That’s what it’s for. Though with rain in the offing, sleeping in the boat is not without risks. Best upturn the boat, kit stowed beneath, and let hard earth be my mattress. Either that or invest in a tarp to turn canoe into tent. More to carry though.

 

With the light fading on day one, I wash up on a shingle beach for the easiest of get-outs. Above the river a sheep grazed meadow is bordered on the far side by a railway line. It all looks good, especially when I see that halfway up from shingle to meadow proper a grassy shelf juts out. It’s long and wide enough to provide a platform bed, out of sight of passing trains.

Here’s the view as, teeth brushed and flossed, I’m about to rest my weary head.

The trains passing every few minutes, mainly goods, don’t bother me. As I gaze up from my cot at the stars, lighting up one by one in a cloud patched sky, their whooshing rush and bass rattle periodically mute then duet with the melodic hiss of fast water on pebbles.

The view from my bed in the morning. Usually I’m up at first light but, although the night was cold, I’m well wrapped and in no rush. I’m barely five miles from King’s Bromley and, with no livestock in the meadow, unlikely to be disturbed by Farmer Giles on dawn patrol.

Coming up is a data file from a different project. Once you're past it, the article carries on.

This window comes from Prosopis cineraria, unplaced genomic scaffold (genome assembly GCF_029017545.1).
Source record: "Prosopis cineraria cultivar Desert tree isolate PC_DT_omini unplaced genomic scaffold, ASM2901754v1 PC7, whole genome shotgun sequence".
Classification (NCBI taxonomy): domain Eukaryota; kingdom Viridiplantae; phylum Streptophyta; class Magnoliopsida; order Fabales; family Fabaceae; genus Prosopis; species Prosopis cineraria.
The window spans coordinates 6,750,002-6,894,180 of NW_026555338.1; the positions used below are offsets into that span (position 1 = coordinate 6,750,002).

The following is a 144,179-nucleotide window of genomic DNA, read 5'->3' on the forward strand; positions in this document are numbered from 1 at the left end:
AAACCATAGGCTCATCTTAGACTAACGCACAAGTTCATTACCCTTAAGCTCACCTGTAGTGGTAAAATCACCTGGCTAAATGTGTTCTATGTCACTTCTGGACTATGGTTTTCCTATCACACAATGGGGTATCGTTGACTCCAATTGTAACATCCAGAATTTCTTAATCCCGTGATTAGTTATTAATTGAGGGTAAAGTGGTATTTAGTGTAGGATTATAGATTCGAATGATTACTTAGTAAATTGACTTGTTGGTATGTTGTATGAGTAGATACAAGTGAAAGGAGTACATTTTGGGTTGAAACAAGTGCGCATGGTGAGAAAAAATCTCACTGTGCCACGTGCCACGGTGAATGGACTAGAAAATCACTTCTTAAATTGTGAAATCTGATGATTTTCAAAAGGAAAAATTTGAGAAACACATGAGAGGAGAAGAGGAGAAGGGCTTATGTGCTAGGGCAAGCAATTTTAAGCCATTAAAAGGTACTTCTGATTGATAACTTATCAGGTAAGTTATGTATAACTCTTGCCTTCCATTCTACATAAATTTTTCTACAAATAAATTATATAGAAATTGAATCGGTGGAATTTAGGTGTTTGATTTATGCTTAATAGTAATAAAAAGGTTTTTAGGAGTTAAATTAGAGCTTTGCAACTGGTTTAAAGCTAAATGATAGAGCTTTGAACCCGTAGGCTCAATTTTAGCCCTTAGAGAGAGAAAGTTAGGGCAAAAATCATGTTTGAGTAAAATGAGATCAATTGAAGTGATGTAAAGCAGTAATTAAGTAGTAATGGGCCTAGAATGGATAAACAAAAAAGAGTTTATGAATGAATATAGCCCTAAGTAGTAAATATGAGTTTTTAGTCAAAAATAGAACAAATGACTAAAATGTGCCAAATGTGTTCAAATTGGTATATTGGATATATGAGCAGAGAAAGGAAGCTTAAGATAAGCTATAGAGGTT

But what is point, canoe camping? Glad you asked. For one thing, for me as for many others, there’s the buzz of overcoming the many problems. These may be relatively major, as with the weir at Burton described in King’s B to Sawley. Or, so far worst of all, on the river of fear.

Or they can be minor. After the weir at Hoo Mill, my shorts are soaked. Given the curtailed and cooler days of late September, by the time I haul up on that shingle beach my bum’s a block of ice. Off with sodden shorts and wickable undies, on with the fetching merino long johns I sleep in on cold nights. But these won’t do next day. Not even in their newly purchased prime, far less now the moths have devoured an inch diameter hole over left buttock.

But this much I know. One, the night is forecast as dry, cold and windy. Two, in the middle of the meadow stands a lone oak. Three, if I can reach low lying middling twigs – not too thin to bear the weight but not so thick as to lack elasticity – I can pull my shorts over them and know they’ll stay put.